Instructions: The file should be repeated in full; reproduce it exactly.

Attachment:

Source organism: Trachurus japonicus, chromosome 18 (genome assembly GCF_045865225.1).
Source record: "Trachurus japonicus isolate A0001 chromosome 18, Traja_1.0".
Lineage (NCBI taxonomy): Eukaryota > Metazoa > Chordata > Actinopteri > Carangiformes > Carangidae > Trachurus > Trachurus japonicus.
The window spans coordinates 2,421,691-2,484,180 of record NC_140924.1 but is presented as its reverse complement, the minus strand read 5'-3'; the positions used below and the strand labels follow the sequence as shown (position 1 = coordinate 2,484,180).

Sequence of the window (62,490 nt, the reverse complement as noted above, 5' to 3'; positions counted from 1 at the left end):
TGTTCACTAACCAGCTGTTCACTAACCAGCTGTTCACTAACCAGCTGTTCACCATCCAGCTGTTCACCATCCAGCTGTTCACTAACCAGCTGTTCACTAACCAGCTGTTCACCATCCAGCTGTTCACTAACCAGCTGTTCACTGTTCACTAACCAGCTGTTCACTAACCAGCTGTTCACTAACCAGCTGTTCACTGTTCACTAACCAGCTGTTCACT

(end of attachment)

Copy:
Source organism: Trachurus japonicus, chromosome 18 (genome assembly GCF_045865225.1).
Source record: "Trachurus japonicus isolate A0001 chromosome 18, Traja_1.0".
Lineage (NCBI taxonomy): Eukaryota > Metazoa > Chordata > Actinopteri > Carangiformes > Carangidae > Trachurus > Trachurus japonicus.
The window spans coordinates 2,421,691-2,484,180 of record NC_140924.1 but is presented as its reverse complement, the minus strand read 5'-3'; the positions used below and the strand labels follow the sequence as shown (position 1 = coordinate 2,484,180).

Sequence of the window (62,490 nt, the reverse complement as noted above, 5' to 3'; positions counted from 1 at the left end):
TGTTCACTAACCAGCTGTTCACTAACCAGCTGTTCACTAACCAGCTGTTCACCATCCAGCTGTTCACCATCCAGCTGTTCACTAACCAGCTGTTCACTAACCAGCTGTTCACCATCCAGCTGTTCACTAACCAGCTGTTCACTGTTCACTAACCAGCTGTTCACTAACCAGCTGTTCACTAACCAGCTGTTCACTGTTCACTAACCAGCTGTTCACT